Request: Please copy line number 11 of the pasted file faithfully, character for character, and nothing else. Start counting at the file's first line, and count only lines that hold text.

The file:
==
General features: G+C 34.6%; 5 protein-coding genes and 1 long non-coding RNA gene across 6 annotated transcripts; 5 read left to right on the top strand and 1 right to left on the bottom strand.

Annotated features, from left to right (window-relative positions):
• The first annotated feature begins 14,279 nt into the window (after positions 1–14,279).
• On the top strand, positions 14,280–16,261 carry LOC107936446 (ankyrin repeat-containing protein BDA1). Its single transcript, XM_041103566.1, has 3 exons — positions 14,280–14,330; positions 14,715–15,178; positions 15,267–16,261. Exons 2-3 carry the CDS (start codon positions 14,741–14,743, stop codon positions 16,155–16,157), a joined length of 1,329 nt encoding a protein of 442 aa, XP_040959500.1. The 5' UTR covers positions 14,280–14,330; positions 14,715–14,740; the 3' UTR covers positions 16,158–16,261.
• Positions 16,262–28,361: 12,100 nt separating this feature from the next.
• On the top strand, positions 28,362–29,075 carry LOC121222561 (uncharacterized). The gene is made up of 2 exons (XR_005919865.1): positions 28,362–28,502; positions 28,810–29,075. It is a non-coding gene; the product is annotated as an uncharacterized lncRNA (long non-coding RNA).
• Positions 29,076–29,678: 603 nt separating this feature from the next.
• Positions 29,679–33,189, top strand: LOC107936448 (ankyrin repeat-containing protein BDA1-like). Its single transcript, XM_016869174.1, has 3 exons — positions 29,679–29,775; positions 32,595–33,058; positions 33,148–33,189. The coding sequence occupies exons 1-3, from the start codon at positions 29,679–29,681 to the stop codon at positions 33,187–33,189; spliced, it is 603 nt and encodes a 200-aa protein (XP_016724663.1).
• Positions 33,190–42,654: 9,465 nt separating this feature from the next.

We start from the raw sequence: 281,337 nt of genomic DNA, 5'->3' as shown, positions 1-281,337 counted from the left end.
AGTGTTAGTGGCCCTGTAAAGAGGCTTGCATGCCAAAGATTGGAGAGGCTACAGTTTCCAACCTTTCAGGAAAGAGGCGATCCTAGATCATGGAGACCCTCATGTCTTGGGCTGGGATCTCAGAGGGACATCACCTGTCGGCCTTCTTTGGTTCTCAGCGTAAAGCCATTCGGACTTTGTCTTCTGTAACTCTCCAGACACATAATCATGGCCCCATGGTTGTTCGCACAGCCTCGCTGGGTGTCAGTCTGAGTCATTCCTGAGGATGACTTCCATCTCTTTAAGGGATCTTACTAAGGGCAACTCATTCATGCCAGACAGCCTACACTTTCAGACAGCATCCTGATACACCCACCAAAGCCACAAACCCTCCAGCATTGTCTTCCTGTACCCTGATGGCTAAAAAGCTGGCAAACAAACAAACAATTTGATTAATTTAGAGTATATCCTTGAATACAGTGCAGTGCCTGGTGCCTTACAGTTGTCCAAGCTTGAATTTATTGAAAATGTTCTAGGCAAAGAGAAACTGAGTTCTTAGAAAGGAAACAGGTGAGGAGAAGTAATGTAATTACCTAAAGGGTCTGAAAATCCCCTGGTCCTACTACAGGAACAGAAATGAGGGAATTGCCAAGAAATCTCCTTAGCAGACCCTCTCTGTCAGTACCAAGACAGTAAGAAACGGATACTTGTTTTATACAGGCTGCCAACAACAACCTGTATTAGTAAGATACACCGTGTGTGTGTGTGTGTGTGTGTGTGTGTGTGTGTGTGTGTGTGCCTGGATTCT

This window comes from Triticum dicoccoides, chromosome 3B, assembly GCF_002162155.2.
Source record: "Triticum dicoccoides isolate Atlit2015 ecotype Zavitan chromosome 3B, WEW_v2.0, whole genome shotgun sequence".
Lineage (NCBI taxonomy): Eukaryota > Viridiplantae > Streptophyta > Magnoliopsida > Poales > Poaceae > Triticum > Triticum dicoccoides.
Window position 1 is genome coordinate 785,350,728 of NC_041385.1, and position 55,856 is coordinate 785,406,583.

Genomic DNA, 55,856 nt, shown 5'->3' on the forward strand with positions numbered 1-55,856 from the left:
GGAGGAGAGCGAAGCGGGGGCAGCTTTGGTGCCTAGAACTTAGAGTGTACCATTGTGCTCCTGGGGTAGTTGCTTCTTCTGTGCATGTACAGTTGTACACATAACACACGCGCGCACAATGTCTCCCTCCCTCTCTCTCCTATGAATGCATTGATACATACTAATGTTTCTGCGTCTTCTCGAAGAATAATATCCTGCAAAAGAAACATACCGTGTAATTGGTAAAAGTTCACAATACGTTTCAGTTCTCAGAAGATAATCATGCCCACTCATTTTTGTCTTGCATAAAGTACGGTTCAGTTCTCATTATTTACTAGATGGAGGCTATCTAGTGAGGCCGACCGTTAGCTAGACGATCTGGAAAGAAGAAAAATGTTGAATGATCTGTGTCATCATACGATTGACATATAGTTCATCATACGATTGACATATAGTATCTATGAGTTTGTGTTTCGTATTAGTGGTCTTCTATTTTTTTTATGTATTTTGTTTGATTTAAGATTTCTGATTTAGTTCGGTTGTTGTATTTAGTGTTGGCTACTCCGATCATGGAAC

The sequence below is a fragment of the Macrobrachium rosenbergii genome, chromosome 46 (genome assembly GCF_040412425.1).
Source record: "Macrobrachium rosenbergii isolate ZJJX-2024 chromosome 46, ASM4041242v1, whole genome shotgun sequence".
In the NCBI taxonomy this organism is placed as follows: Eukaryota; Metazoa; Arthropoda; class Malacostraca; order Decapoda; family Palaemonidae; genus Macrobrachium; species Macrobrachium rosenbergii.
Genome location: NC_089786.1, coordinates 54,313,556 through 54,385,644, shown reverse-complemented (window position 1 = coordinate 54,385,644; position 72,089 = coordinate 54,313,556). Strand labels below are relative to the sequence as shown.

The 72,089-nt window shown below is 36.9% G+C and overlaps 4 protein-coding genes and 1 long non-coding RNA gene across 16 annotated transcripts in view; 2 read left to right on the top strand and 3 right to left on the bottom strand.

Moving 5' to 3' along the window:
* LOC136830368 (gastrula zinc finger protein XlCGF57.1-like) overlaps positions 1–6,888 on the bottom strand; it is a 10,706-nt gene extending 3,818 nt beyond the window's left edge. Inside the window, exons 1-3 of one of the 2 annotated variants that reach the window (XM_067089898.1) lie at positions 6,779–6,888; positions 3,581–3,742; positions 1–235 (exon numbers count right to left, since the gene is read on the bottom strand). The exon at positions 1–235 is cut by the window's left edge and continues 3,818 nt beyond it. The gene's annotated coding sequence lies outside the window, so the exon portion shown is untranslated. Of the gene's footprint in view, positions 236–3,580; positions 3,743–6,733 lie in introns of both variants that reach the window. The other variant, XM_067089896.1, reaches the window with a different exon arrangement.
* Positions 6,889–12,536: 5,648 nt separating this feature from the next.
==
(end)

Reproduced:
AGTGTTAGTGGCCCTGTAAAGAGGCTTGCATGCCAAAGATTGGAGAGGCTACAGTTTCCAACCTTTCAGGAAAGAGGCGATCCTAGATCATGGAGACCCTCATGTCTTGGGCTGGGATCTCAGAGGGACATCACCTGTCGGCCTTCTTTGGTTCTCAGCGTAAAGCCATTCGGACTTTGTCTTCTGTAACTCTCCAGACACATAATCATGGCCCCATGGTTGTTCGCACAGCCTCGCTGGGTGTCAGTCTGAGTCATTCCTGAGGATGACTTCCATCTCTTTAAGGGATCTTACTAAGGGCAACTCATTCATGCCAGACAGCCTACACTTTCAGACAGCATCCTGATACACCCACCAAAGCCACAAACCCTCCAGCATTGTCTTCCTGTACCCTGATGGCTAAAAAGCTGGCAAACAAACAAACAATTTGATTAATTTAGAGTATATCCTTGAATACAGTGCAGTGCCTGGTGCCTTACAGTTGTCCAAGCTTGAATTTATTGAAAATGTTCTAGGCAAAGAGAAACTGAGTTCTTAGAAAGGAAACAGGTGAGGAGAAGTAATGTAATTACCTAAAGGGTCTGAAAATCCCCTGGTCCTACTACAGGAACAGAAATGAGGGAATTGCCAAGAAATCTCCTTAGCAGACCCTCTCTGTCAGTACCAAGACAGTAAGAAACGGATACTTGTTTTATACAGGCTGCCAACAACAACCTGTATTAGTAAGATACACCGTGTGTGTGTGTGTGTGTGTGTGTGTGTGTGTGTGTGTGTGTGCCTGGATTCT